23 over the surface of a concave guide 24, and
a picking element 25 which rotates at a high 20
speed is arranged to pick the tobacco from the
edge of the concave guide 24 and to direct the
tobacco so picked downwardly into the trough 26
of a cigarette making machine.
Referring to_ the modi?ed construction shown 25
in Figure 4,.the tobacco which is picked by the
picker roller l5 is showered on to the surface of
and in a manner such that at all times the pro
an endless conveyor 27 which moves the tobacco
jecting elements provide end walls which to
gether with the walls I‘! and I8 comprise a closed
passage. When, as just described, the end walls
project from one of the walls I‘! or IS, the end
walls partake of the movement described below,
of the wall from which they project. The op
posed walls I‘! and I8 are supported by cranks
I9, 2!], 2i and 22 which are rotated in a man
towards the passage Hi.
The tobacco delivered to the conveyor 21 by 30
the picker I5 is arranged over the surface of the
ner such that the walls I‘! and I8 are moved in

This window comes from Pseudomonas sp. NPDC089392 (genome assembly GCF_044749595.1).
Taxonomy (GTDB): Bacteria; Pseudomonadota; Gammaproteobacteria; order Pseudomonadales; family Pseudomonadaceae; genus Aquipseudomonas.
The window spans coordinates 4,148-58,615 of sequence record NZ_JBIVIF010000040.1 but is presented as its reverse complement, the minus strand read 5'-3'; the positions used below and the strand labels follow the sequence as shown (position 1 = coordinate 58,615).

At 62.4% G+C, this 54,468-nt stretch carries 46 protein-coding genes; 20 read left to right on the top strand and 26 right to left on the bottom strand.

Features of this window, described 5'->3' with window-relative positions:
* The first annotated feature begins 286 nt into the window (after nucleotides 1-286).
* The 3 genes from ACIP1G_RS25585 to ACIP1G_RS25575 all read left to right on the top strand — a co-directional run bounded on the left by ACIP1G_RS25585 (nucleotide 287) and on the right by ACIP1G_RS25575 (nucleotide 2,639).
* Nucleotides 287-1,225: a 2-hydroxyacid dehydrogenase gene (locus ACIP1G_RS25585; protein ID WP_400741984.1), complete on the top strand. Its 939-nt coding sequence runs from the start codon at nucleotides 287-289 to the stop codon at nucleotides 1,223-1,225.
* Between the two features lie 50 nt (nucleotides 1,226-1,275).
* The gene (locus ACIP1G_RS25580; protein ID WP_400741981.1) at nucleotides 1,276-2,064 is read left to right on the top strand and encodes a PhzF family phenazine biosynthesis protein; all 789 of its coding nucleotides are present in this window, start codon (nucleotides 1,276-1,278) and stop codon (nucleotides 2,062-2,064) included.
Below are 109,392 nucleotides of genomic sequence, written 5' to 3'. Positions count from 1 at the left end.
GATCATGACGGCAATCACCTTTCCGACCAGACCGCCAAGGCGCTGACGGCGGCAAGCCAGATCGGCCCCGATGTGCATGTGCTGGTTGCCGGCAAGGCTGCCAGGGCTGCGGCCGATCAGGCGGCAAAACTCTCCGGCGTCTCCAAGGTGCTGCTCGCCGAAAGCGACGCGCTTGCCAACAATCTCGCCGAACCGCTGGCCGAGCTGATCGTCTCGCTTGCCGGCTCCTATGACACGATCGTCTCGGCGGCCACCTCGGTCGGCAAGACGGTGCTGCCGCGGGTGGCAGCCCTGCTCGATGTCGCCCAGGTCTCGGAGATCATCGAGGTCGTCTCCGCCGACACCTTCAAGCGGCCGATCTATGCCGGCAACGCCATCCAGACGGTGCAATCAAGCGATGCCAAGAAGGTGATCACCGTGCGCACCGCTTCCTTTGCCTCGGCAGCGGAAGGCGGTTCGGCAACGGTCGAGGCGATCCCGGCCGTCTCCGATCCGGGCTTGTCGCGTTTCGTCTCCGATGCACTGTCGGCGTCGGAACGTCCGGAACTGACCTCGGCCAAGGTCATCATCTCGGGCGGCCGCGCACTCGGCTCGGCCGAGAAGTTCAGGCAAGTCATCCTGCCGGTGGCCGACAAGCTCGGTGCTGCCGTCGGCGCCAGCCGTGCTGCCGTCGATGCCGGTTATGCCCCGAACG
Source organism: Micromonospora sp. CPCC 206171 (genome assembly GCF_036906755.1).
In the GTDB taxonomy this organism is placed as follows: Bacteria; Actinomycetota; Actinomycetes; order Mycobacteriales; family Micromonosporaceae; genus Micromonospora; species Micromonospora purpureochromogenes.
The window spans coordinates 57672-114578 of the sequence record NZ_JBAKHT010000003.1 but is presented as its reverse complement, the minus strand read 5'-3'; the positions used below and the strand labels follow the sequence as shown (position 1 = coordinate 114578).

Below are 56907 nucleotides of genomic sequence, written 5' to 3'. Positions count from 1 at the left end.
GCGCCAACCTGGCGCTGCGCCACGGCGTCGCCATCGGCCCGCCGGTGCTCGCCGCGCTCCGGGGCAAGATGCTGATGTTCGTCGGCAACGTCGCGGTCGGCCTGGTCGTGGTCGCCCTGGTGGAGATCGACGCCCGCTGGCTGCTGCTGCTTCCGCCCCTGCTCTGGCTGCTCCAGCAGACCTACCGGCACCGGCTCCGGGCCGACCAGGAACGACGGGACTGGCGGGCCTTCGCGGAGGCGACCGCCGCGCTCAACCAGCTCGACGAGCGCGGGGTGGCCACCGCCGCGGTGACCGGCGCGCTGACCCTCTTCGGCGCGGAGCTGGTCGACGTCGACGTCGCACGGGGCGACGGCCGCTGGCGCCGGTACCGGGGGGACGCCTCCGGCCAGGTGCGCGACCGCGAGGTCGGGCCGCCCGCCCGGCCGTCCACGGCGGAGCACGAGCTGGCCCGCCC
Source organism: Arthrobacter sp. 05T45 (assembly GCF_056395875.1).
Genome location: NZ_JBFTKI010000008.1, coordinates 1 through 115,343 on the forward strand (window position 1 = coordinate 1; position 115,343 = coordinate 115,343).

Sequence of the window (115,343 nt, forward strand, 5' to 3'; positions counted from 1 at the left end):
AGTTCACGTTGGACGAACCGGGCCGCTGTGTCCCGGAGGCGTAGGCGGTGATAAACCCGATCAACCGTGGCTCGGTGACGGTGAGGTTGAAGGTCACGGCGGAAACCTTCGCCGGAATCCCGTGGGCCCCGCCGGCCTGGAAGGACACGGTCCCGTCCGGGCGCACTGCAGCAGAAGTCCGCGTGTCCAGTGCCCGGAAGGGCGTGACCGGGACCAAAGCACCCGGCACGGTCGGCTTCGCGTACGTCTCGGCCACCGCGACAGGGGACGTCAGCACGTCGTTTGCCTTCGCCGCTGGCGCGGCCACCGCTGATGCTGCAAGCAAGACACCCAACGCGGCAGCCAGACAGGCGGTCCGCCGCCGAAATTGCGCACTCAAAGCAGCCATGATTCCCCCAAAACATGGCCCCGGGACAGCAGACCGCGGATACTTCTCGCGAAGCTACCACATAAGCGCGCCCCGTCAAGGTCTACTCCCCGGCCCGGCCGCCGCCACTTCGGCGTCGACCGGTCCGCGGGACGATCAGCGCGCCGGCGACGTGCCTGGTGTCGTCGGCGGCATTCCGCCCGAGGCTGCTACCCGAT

curved closed paths towards and away from each
conveyor in a manner such that the tobacco is
at all points or at substantially all points below
the desired mass because the conveyor 27 is
moving with a high surface speed so that the 35
tobacco showered on to the surface of the con
veyor by the picker roller 15 is formed as a very
thin stream on the surface of the conveyor. In
other and when the walls are closest to one an
practice, in both the forms herein described, the
other they each have a component of movement
in the direction in which the tobacco is moving
through the passage and the walls therefore
assist in feeding the tobacco towards a transfer
tobacco is delivered to' the passage in the form of 40
element 23 which, as can be seen from Figures 1
and 2, impedes the movement of the tobacco in
the passage I6. By reason of the fact that each
of the walls I‘! and I8 is supportd by two rotat
ing cranks in the manner shown, the movable
surfaces are throughout their movement, parallel
tov one another and parallel to their initial posi
tions.
The cranks I9, 20, 2! and 22 have a relatively
small eccentricity. Thus for example, in some
instances good results have been obtained with
an eccentricity of between %4th of an inch and
1A; of an inch.
substantially separated shreds or particles.
In the modi?ed construction the tobacco car
ried by the conveyor 21 is directed into the pas
sage l6 by an endless moving surface I21 which
is shown in Figure 4 as an endless band arranged 45
to intercept the tobacco leaving the conveyor 21
and to direct the tobacco downwardly into the
passage H5. The moving surface I21 has a high
surface speed so as to direct the tobacco down